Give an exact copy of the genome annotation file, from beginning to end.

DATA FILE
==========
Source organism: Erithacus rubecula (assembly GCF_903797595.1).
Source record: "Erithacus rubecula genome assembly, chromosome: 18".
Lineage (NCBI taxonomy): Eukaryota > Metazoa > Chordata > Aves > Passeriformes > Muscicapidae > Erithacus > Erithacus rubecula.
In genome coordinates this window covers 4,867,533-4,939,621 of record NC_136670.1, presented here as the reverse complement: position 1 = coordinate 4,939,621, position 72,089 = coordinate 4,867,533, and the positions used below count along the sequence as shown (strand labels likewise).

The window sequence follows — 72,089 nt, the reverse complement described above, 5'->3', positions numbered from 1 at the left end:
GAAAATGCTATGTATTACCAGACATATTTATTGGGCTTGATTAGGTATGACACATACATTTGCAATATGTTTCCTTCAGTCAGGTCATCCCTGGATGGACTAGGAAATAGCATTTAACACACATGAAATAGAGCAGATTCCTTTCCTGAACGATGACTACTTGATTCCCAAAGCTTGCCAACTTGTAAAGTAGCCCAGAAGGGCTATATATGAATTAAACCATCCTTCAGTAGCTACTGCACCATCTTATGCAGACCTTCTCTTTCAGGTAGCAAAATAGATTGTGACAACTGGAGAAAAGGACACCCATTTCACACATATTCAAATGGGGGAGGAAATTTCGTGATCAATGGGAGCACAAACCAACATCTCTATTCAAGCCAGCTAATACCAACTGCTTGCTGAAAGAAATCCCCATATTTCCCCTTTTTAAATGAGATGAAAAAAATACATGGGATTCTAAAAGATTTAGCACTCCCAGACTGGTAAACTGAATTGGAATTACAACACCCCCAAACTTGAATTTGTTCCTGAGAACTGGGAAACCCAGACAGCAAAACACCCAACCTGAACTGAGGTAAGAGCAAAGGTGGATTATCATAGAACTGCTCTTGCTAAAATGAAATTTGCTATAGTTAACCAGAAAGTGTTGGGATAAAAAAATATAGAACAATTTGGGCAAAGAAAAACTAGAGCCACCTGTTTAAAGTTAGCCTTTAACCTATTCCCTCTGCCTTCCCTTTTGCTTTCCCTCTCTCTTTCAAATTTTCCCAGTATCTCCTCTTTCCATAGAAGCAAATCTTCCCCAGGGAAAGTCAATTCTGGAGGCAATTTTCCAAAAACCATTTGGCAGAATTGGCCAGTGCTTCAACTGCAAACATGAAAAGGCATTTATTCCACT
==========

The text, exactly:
Source organism: Erithacus rubecula (assembly GCF_903797595.1).
Source record: "Erithacus rubecula genome assembly, chromosome: 18".
Lineage (NCBI taxonomy): Eukaryota > Metazoa > Chordata > Aves > Passeriformes > Muscicapidae > Erithacus > Erithacus rubecula.
In genome coordinates this window covers 4,867,533-4,939,621 of record NC_136670.1, presented here as the reverse complement: position 1 = coordinate 4,939,621, position 72,089 = coordinate 4,867,533, and the positions used below count along the sequence as shown (strand labels likewise).

The window sequence follows — 72,089 nt, the reverse complement described above, 5'->3', positions numbered from 1 at the left end:
GAAAATGCTATGTATTACCAGACATATTTATTGGGCTTGATTAGGTATGACACATACATTTGCAATATGTTTCCTTCAGTCAGGTCATCCCTGGATGGACTAGGAAATAGCATTTAACACACATGAAATAGAGCAGATTCCTTTCCTGAACGATGACTACTTGATTCCCAAAGCTTGCCAACTTGTAAAGTAGCCCAGAAGGGCTATATATGAATTAAACCATCCTTCAGTAGCTACTGCACCATCTTATGCAGACCTTCTCTTTCAGGTAGCAAAATAGATTGTGACAACTGGAGAAAAGGACACCCATTTCACACATATTCAAATGGGGGAGGAAATTTCGTGATCAATGGGAGCACAAACCAACATCTCTATTCAAGCCAGCTAATACCAACTGCTTGCTGAAAGAAATCCCCATATTTCCCCTTTTTAAATGAGATGAAAAAAATACATGGGATTCTAAAAGATTTAGCACTCCCAGACTGGTAAACTGAATTGGAATTACAACACCCCCAAACTTGAATTTGTTCCTGAGAACTGGGAAACCCAGACAGCAAAACACCCAACCTGAACTGAGGTAAGAGCAAAGGTGGATTATCATAGAACTGCTCTTGCTAAAATGAAATTTGCTATAGTTAACCAGAAAGTGTTGGGATAAAAAAATATAGAACAATTTGGGCAAAGAAAAACTAGAGCCACCTGTTTAAAGTTAGCCTTTAACCTATTCCCTCTGCCTTCCCTTTTGCTTTCCCTCTCTCTTTCAAATTTTCCCAGTATCTCCTCTTTCCATAGAAGCAAATCTTCCCCAGGGAAAGTCAATTCTGGAGGCAATTTTCCAAAAACCATTTGGCAGAATTGGCCAGTGCTTCAACTGCAAACATGAAAAGGCATTTATTCCACT